Report on Santa Maria (Guatemala) — 2 January-8 January 2013

Smithsonian / US Geological Survey Weekly Volcanic Activity Report, 2 January-8 January 2013
Managing Editor: Sally Kuhn Sennert

Please cite this report as:

Global Volcanism Program, 2013. Report on Santa Maria (Guatemala). In: Sennert, S K (ed.), Weekly Volcanic Activity Report, 2 January-8 January 2013. Smithsonian Institution and US Geological Survey.

Volcano Profile |  Complete Weekly Report |  Download PDF [future] |  Export Citation [future]


Santa Maria

Guatemala

14.756°N, 91.552°W; summit elev. 3772 m

All times are local (unless otherwise noted)


INSIVUMEH reported that during 2-3 January explosions from Santa María's Santiaguito lava-dome complex produced plumes that rose 300 m. During 2-4 January the lava-flow front on the S flank was incandescent because avalanches exposed the hot interior. A weak explosion was detected on 4 January. Explosions during 5-8 January produced ash plumes that drifted W and SW. Lava flows were active on the NE, SE, SW, and NW flanks.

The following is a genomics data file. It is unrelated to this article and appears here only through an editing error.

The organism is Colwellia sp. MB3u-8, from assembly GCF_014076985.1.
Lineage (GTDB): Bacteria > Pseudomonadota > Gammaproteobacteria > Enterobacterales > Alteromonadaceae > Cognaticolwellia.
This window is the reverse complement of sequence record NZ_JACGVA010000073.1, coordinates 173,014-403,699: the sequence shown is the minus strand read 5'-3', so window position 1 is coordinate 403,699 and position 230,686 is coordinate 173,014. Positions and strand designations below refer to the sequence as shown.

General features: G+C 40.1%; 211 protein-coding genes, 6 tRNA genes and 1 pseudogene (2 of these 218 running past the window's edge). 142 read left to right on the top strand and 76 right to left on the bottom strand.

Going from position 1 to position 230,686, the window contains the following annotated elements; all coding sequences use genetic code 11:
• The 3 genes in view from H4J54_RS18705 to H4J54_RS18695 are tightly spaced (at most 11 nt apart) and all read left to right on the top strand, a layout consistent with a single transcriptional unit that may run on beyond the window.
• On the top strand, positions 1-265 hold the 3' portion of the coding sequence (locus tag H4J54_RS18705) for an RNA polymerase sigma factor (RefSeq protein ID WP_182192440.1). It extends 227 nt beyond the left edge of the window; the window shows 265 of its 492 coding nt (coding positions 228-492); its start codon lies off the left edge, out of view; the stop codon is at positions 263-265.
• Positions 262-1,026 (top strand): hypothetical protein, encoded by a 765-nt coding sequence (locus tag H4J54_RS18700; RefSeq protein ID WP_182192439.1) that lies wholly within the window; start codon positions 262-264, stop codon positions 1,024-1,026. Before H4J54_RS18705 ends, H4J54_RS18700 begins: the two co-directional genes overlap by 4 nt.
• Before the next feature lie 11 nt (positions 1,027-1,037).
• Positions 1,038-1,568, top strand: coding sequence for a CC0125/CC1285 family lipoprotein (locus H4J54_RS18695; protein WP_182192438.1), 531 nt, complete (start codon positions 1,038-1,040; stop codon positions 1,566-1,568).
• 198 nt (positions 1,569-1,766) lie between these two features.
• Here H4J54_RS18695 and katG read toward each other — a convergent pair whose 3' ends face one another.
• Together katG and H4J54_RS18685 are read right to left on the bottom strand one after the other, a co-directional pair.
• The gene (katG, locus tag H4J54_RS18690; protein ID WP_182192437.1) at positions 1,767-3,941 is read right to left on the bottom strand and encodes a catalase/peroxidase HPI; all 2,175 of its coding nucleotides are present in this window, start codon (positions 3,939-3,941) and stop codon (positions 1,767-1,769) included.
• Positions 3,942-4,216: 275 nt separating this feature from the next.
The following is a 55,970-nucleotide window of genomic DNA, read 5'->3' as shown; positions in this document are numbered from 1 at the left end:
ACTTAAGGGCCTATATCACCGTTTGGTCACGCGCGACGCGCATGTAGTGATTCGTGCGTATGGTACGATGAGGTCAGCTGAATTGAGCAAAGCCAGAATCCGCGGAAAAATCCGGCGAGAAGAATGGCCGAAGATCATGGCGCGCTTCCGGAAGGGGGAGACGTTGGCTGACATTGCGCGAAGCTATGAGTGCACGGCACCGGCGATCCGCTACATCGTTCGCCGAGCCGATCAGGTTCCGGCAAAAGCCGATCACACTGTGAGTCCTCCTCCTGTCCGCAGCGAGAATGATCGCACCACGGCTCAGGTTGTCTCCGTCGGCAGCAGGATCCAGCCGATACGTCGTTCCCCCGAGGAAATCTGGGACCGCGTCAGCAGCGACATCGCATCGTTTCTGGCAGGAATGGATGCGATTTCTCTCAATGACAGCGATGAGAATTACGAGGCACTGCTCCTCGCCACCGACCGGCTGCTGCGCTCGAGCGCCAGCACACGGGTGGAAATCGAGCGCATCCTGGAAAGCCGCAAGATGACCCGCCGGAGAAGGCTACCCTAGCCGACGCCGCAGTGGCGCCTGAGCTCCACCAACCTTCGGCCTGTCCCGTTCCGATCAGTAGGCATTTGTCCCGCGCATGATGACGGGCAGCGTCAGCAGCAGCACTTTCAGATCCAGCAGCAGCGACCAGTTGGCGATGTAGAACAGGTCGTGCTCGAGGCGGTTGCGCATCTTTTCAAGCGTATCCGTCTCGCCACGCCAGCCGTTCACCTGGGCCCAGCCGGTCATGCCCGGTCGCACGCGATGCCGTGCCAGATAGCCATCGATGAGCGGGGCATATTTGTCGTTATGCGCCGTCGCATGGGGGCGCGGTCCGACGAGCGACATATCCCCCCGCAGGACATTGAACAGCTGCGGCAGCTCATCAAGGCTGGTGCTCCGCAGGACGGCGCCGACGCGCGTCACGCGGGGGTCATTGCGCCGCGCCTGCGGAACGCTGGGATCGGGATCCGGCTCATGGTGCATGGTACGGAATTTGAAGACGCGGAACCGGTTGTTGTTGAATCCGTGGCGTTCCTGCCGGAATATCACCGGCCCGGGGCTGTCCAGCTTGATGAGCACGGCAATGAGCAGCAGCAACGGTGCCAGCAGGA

Geologic Background. Symmetrical, forest-covered Santa María volcano is one of the most prominent of a chain of large stratovolcanoes that rises dramatically above the Pacific coastal plain of Guatemala. The 3772-m-high stratovolcano has a sharp-topped, conical profile that is cut on the SW flank by a large, 1.5-km-wide crater. The oval-shaped crater extends from just below the summit to the lower flank and was formed during a catastrophic eruption in 1902. The renowned plinian eruption of 1902 that devastated much of SW Guatemala followed a long repose period after construction of the large basaltic-andesite stratovolcano. The massive dacitic Santiaguito lava-dome complex has been growing at the base of the 1902 crater since 1922. Compound dome growth at Santiaguito has occurred episodically from four westward-younging vents, the most recent of which is Caliente. Dome growth has been accompanied by almost continuous minor explosions, with periodic lava extrusion, larger explosions, pyroclastic flows, and lahars.

Source: Instituto Nacional de Sismologia, Vulcanologia, Meteorologia, e Hidrologia (INSIVUMEH)